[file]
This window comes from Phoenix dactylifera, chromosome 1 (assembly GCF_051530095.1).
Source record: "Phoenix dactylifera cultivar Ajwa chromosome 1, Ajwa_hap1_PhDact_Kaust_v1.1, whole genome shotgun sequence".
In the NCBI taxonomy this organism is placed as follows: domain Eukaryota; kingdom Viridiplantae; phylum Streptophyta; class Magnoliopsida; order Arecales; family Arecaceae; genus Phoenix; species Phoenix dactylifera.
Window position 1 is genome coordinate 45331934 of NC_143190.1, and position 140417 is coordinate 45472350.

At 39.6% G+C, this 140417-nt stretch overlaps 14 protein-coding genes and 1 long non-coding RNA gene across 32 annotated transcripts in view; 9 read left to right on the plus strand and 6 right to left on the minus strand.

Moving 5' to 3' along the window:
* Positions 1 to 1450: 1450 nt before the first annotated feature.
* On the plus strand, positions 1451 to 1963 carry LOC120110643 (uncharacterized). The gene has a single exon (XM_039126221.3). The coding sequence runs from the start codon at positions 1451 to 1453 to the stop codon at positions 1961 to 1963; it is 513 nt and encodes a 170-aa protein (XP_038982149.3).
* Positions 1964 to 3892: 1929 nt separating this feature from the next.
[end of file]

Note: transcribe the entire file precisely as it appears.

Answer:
This window comes from Phoenix dactylifera, chromosome 1 (assembly GCF_051530095.1).
Source record: "Phoenix dactylifera cultivar Ajwa chromosome 1, Ajwa_hap1_PhDact_Kaust_v1.1, whole genome shotgun sequence".
In the NCBI taxonomy this organism is placed as follows: domain Eukaryota; kingdom Viridiplantae; phylum Streptophyta; class Magnoliopsida; order Arecales; family Arecaceae; genus Phoenix; species Phoenix dactylifera.
Window position 1 is genome coordinate 45331934 of NC_143190.1, and position 140417 is coordinate 45472350.

At 39.6% G+C, this 140417-nt stretch overlaps 14 protein-coding genes and 1 long non-coding RNA gene across 32 annotated transcripts in view; 9 read left to right on the plus strand and 6 right to left on the minus strand.

Moving 5' to 3' along the window:
* Positions 1 to 1450: 1450 nt before the first annotated feature.
* On the plus strand, positions 1451 to 1963 carry LOC120110643 (uncharacterized). The gene has a single exon (XM_039126221.3). The coding sequence runs from the start codon at positions 1451 to 1453 to the stop codon at positions 1961 to 1963; it is 513 nt and encodes a 170-aa protein (XP_038982149.3).
* Positions 1964 to 3892: 1929 nt separating this feature from the next.